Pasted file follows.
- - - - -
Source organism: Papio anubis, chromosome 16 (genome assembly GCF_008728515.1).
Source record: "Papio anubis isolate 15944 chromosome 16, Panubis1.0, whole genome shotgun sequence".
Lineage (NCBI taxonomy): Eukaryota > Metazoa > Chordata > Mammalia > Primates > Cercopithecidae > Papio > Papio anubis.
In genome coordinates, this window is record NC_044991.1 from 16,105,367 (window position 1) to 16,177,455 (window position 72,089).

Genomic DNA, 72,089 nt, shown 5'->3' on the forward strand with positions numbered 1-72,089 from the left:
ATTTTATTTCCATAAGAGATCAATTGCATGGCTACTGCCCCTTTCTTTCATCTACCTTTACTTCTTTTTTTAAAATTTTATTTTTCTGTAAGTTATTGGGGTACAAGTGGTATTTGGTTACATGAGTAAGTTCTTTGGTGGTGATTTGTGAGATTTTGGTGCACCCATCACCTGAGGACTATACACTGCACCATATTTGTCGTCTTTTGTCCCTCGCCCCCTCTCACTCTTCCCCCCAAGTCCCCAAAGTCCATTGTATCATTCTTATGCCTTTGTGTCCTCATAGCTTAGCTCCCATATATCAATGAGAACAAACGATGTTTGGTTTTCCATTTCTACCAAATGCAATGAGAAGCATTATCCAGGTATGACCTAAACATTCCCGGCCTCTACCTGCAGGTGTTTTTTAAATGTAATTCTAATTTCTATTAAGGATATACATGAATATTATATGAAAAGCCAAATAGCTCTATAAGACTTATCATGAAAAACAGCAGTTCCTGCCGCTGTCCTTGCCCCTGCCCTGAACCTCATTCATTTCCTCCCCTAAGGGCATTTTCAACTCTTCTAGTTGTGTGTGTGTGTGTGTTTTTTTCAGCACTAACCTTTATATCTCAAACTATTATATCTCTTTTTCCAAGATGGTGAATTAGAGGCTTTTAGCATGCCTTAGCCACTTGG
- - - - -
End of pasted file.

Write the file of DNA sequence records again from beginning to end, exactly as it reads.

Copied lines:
Source organism: Papio anubis, chromosome 16 (genome assembly GCF_008728515.1).
Source record: "Papio anubis isolate 15944 chromosome 16, Panubis1.0, whole genome shotgun sequence".
Lineage (NCBI taxonomy): Eukaryota > Metazoa > Chordata > Mammalia > Primates > Cercopithecidae > Papio > Papio anubis.
In genome coordinates, this window is record NC_044991.1 from 16,105,367 (window position 1) to 16,177,455 (window position 72,089).

Genomic DNA, 72,089 nt, shown 5'->3' on the forward strand with positions numbered 1-72,089 from the left:
ATTTTATTTCCATAAGAGATCAATTGCATGGCTACTGCCCCTTTCTTTCATCTACCTTTACTTCTTTTTTTAAAATTTTATTTTTCTGTAAGTTATTGGGGTACAAGTGGTATTTGGTTACATGAGTAAGTTCTTTGGTGGTGATTTGTGAGATTTTGGTGCACCCATCACCTGAGGACTATACACTGCACCATATTTGTCGTCTTTTGTCCCTCGCCCCCTCTCACTCTTCCCCCCAAGTCCCCAAAGTCCATTGTATCATTCTTATGCCTTTGTGTCCTCATAGCTTAGCTCCCATATATCAATGAGAACAAACGATGTTTGGTTTTCCATTTCTACCAAATGCAATGAGAAGCATTATCCAGGTATGACCTAAACATTCCCGGCCTCTACCTGCAGGTGTTTTTTAAATGTAATTCTAATTTCTATTAAGGATATACATGAATATTATATGAAAAGCCAAATAGCTCTATAAGACTTATCATGAAAAACAGCAGTTCCTGCCGCTGTCCTTGCCCCTGCCCTGAACCTCATTCATTTCCTCCCCTAAGGGCATTTTCAACTCTTCTAGTTGTGTGTGTGTGTGTGTTTTTTTCAGCACTAACCTTTATATCTCAAACTATTATATCTCTTTTTCCAAGATGGTGAATTAGAGGCTTTTAGCATGCCTTAGCCACTTGG